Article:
So this is part of my fodder system set up. I have two racks like this. The top three racks have dishpans that we burned 16 equally spaced holes in the bottom of. Those three hold fodder and then the bottom one has no holes. We push the rack up to the sink and pull out the spray nozzle and flood the top tray and then the water trickles down to be collected in the bucket. I can put the dishpans on the rack in the other direction and would be able to fit 8 containers instead of just four. Eventually I think I will likely do that. One pound of barley seeds can grow into 6 pounds of fodder in 8 days. It might be less under non-optimal conditions.
I have six adult rabbits, so half of one six pound pan of fodder is enough to feed the adults. But with all the kits, I imagine I will need a lot more at various times throughout the grow out stages. Thirteen kits are between 5 and 8 pounds, so they need at least a quarter pound of fodder each. Then fifteen kits are between 1.5 to 3.5 pounds, so approximately 1/8 of a pound of fodder for each of them. The fourteen 2.5 week olds are just starting to nibble on hay and show curiosity about pellets, so I’m not much concerned about them yet,. They can nibble on their mothers’ portions until they get a bit bigger. But they will get bigger. So definitely we could have 2 pans a day going at some point very soon. If we decide to put the chickens into the equation we’d need to buy another rack and some more pans.
The two containers of fodder that I started with are beginning to feel quite heavy. There is 2 inches of root mat and 3 inches of green right now. That should double by morning. And then on the morning of the 8th day it will be ready to be fed to them. I will have to cut it up with a really good knife. The mat is thick. I am going to weigh the results on my kitchen scale before I feed it to them. That will also help me to cut it into the right size portions, too.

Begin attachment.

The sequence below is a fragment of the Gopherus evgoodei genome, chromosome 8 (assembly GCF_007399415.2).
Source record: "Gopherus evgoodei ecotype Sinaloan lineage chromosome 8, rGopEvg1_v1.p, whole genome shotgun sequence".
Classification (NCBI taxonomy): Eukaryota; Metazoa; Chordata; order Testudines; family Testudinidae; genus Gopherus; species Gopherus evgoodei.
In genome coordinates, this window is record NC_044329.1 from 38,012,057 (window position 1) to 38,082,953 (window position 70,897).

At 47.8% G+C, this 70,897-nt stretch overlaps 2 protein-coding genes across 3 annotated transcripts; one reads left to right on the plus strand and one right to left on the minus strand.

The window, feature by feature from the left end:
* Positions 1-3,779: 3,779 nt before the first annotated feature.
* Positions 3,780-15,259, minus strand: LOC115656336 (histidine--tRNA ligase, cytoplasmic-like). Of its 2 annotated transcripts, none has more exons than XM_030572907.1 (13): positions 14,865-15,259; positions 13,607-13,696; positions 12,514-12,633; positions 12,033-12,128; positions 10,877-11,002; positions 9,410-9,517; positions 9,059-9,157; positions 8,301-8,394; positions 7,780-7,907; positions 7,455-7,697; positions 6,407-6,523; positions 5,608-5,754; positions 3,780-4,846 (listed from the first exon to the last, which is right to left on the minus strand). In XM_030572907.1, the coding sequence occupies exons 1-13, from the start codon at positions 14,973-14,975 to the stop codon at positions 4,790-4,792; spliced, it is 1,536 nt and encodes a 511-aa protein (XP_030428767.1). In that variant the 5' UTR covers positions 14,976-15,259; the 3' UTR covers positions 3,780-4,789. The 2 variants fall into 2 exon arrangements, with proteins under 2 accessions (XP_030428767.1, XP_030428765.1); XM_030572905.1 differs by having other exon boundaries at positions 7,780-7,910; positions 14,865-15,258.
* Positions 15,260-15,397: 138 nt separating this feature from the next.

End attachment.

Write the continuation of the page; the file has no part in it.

There is a lot of solidity to the fodder. The stalks are very sturdy. They feel sort of like rubber as opposed to regular grass. They are definitely stronger and bigger in size than the bins of wheat grass they sell at the grocery store. They are supposed to have a lot more nutrition than wheat as well.
All of the rabbits are doing well right now despite the severity of the cold. They are eating a lot more, I’m sure to help keep them warm. Well, the kits are eating more because they are getting bigger, too. The biggest of the kits are going a bit stir crazy. We let them down on the floor of the rabbit shed to run around. They really liked that. I wish we could let them go outside in the tractors, but the ground is frozen solid and the wind is very bad. It would be worse for them right now.
I do hope it thaws enough to use the hose again soon. The dropping trays really could use a good spray off. Right now we are just scraping them, but that doesn’t do as good a job. We are being a bit more liberal with the hay and straw to keep the smell down and I am washing down the cage floors with hot, soapy water and a bristle brush that I carry out to the shed and then dumping rinse water over them and then emptying out the dropping pans, but that is not optimal. Thorough hose rinsing after washing is optimal. We need to do thorough cleanings of Phoebe and Andromeda’s cages no later than the 9th. They are due on the 16th and I want them settled in completely clean cages by then. Next Tuesday and Wednesday are supposed to be in the low 40’s. That’s a little longer than I want to wait, but I don’t have much choice if the hose is froze and it won’t thaw until it gets to around 38 which it does not appear to want to do sooner than that according to the weather report.
The chickens are mostly hanging out in or near the coop. They are annoyed that they can’t scratch up the ground, but are very happy every time I take a bin of hay and rabbit manure to the compost heap. In fact a couple of them are digging holes in the compost and settling into them like they are on nests. There must be heat coming up from the working portion of the heap. This is the coldest it has been since we started raising chickens so I am keeping a sharp eye on their combs and I have some petroleum jelly ready to coat them if there is even a hint of frostbite. Hopefully that won’t be an issue, but we’ll have some nights in the mid-teens during the next week so it’s a very real threat.